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AWADmail Issue 190

December 10, 2005

A Weekly Compendium of Feedback on the Words in A.Word.A.Day and Other Interesting Tidbits about Words and Languages


From: Carolyn M. Makovi (carolyn.makoviATcfsan.fda.gov)
Subject: Re: A.Word.A.Day--prufrockian

Tennyson's lines do not refer to an unrequited romantic love. They come from a very long poem called "In Memoriam", which Tennyson wrote after the death of his friend. The whole stanza is:

I hold it true, whate'er befall;
I feel it, when I sorrow most;
'Tis better to have loved and lost
Than never to have loved at all.

Still, "prufrockian" would apply to a person who was afraid to love someone because s/he feared grieving the loved one's loss upon his/her death.


From: Kell Pollard (kpollardATeopa.com)
Subject: Re: A.Word.A.Day--prufrockian

When I saw today's word, I immediately thought of Lemony Snicket's Teen-Noir novel the Austere Academy from the Series of Unfortunate Events (a guilty pleasure of mine which is full of unusual words and literary puns.) The academy in question is named the Prufrock Preparatory School whose motto is "Memento Mori" ("Remember you will Die").


From: Mike Pope (mike.popeATmicrosoft.com)
Subject: Harry Potter (Re: cringeworthy)

You said:
... a bespectacled, hard-working Brit (I thought that was Harry Potter).

Actually, the "hard-working" part is Hermione. Some time ago, Chris Suellentrop wrote an amusing essay in Slate (or perhaps an infuriating one, if one is particularly enamored of Master Potter) in which he casts a critical eye on the success of Harry Potter and concludes that Harry himself has had little to do with it:

Harry Potter is no braver than his best friend, Ron Weasley, just richer and better-connected. Harry's other good friend, Hermione Granger, is smarter and a better student. The one thing Harry excels at is the sport of Quidditch, and his pampered-jock status allows him to slide in his studies, as long as he brings the school glory on the playing field. But as Charles Barkley long ago noted, being a good athlete doesn't make you a role model. [...]

What Harry has achieved on his own, without his mother, stems mostly from luck and, more often, inheritance. He's a trust-fund kid whose success at his school, Hogwarts, is largely attributable to the gifts his friends and relatives lavish upon him. A few examples: an enchanted map (made in part by his father), an invisibility cloak (his father's), and a state-of-the art magical broom (a gift from his godfather) that is the equivalent of a Lexus in a high-school parking lot... In fact, Harry rarely puts hard work or effort into anything. He is a "natural". Time and again, Harry is celebrated for his instinctual gifts. When he learns that he is a Parselmouth, or someone who can speak the language of snakes, Rowling writes, "He wasn't even aware of deciding to do it." (In fact, when Harry tries to speak this language, he can't do it. He can only do it instinctively.) When Harry stabs a basilisk in Chamber of Secrets, Rowling writes that he did it "without thinking, without considering, as though he had meant to do it all along." In Goblet of Fire, during Harry's battle with Voldemort, Rowling writes that "Harry didn't understand why he was doing it, didn't know what it might achieve. ..."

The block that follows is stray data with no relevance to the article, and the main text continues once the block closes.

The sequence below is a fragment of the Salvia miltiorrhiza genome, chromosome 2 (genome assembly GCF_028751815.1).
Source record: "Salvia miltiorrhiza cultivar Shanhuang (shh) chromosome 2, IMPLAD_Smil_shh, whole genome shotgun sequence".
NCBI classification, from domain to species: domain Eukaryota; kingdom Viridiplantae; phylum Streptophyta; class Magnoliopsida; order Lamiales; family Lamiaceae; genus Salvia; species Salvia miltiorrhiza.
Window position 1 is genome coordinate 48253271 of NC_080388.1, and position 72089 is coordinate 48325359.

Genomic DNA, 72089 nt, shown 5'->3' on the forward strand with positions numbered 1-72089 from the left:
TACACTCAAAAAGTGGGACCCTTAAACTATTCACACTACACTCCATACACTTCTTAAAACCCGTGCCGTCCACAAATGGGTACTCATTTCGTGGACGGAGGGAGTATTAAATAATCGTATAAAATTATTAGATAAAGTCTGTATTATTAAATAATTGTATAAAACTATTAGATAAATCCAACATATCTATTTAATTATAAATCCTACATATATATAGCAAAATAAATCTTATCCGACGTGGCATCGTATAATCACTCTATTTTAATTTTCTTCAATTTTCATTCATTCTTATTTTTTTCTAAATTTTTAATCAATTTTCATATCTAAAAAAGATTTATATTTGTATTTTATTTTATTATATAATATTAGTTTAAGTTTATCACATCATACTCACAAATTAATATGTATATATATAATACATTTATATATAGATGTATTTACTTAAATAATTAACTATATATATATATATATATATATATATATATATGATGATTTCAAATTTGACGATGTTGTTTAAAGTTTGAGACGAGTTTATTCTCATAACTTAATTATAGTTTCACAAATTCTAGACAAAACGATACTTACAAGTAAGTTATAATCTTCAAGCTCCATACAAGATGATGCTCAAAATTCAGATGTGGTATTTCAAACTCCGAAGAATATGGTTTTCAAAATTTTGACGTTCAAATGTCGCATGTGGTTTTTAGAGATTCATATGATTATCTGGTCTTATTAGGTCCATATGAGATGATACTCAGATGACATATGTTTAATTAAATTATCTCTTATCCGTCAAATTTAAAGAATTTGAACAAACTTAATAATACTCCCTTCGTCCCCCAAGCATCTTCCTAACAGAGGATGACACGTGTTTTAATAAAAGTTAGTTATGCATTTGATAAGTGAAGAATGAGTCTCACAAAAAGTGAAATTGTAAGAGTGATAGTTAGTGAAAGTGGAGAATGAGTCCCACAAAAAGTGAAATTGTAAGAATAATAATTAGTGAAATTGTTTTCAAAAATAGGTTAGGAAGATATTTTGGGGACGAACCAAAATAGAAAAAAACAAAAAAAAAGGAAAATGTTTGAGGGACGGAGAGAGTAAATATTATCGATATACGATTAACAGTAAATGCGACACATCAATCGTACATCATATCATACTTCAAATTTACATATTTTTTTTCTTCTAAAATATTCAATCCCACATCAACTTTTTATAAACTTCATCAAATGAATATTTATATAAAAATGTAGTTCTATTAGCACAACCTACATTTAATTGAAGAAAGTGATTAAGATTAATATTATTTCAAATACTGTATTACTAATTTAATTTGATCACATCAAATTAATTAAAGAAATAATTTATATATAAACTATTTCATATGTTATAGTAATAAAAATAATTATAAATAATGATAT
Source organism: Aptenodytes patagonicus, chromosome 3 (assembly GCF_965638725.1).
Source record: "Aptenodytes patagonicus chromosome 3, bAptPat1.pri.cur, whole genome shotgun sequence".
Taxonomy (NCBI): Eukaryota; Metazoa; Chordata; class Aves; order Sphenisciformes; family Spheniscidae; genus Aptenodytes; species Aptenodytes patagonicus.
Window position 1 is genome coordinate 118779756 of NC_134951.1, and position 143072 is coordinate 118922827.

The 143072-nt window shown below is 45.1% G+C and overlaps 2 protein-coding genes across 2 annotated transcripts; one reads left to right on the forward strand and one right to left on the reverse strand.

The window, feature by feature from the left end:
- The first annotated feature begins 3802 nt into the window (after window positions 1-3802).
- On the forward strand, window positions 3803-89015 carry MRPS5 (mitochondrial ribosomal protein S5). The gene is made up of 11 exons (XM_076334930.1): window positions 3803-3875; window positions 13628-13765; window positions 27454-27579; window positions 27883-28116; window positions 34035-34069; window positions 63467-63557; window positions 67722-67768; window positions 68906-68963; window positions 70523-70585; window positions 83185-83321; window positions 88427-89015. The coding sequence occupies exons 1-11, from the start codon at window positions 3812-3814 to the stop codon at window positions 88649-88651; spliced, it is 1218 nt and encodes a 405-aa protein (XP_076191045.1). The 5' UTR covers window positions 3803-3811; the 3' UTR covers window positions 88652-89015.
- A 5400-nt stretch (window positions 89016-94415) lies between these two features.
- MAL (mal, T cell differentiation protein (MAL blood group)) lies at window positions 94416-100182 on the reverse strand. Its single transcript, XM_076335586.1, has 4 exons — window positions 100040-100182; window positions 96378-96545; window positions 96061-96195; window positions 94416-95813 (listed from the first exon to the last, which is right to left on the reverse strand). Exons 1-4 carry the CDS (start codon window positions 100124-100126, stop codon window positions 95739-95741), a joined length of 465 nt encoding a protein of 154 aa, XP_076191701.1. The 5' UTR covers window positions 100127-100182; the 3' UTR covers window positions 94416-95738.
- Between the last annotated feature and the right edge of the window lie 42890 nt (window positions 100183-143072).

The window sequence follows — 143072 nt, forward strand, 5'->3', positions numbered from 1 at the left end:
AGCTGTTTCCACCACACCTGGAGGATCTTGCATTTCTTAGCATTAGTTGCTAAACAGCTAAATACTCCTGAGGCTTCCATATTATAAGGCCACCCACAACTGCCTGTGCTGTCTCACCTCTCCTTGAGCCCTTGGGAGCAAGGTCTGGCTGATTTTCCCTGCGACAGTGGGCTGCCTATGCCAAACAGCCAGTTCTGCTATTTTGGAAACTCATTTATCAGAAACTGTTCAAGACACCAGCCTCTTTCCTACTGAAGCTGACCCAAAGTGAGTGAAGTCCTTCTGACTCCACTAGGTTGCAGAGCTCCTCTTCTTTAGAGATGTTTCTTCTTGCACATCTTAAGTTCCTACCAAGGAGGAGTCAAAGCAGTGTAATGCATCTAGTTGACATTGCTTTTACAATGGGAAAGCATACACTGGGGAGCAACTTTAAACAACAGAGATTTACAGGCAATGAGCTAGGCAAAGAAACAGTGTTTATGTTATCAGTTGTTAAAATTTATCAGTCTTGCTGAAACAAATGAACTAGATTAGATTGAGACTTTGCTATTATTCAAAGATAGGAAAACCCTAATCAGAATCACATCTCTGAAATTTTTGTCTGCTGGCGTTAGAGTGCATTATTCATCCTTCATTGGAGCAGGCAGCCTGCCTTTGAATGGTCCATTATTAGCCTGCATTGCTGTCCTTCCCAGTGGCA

As they say, "when you put it that way ..."


From: Miriam Dapra (miriamdATcatholic.org)
Subject: Re: A.Word.A.Day--dryasdust

"Dryasdust" evokes a memory from Narnia. . .

"It is high time we turned to Grammar now," said Doctor Cornelius, in a loud voice. "Will Your Royal Highness be pleased to open Pulverulentus Siccus ["dry as dust"] at the fourth page of his 'Grammatical Garden or the Arbour of Accidence pleasantlie open'd to Tender Wits?'"
(C.S. Lewis, Prince Caspian, Collier Books, 1974, p. 43)


From: Judy Marshall (revjemATsaw.net)
Subject: dryasdust

In an Isaac Asimov mystery novel, the hero was named Darius Dust. Asimov, of course, inserted himself into the novel -- and pronounced Dust's name "Dry as dust".


From: Valerie Gebert (valeriegebertATaol.com)
Subject: Old Dryasdust

In Stephen Sondheim's A Little Night Music middle-aged leading man Frederik Eggerman says his young wife endearingly refers to him as "Old Dry-as-Dust" in the lyrics to "You Must Meet My Wife":

Fredrik: She gives me funny names--
Desiree: Like?
Fredrik: "Old Dry-as-Dust."
Desiree: Wouldn't she just?
Fredrik: You must meet my wife.
Desiree: Yes, I must, yes, I must.


From: Yanik Cousineau (yanikcATnortel.com)
Subject: Re: A.Word.A.Day--schmendrik

This word reminded me of a character in the novel "The Last Unicorn" by Peter S Beagle. Schmendrick the magician lives up to his name in all respects. It's a wonderful story that explores the nature of truth, beauty, reality, immortality, and the purpose of life.


From: D'n Russler (d_nATloryx.com)
Subject: Re: A.Word.A.Day--schmendrik

In recalling this word and two other, similar Yiddish words, my late father used to quip, "The schlamiel spills the soup on the schlamazzel, while the schmendrik looks on and asks if everything is ok."


Dictionary: The universe in alphabetical order. -Anatole France, novelist, essayist, Nobel laureate (1844-1924)

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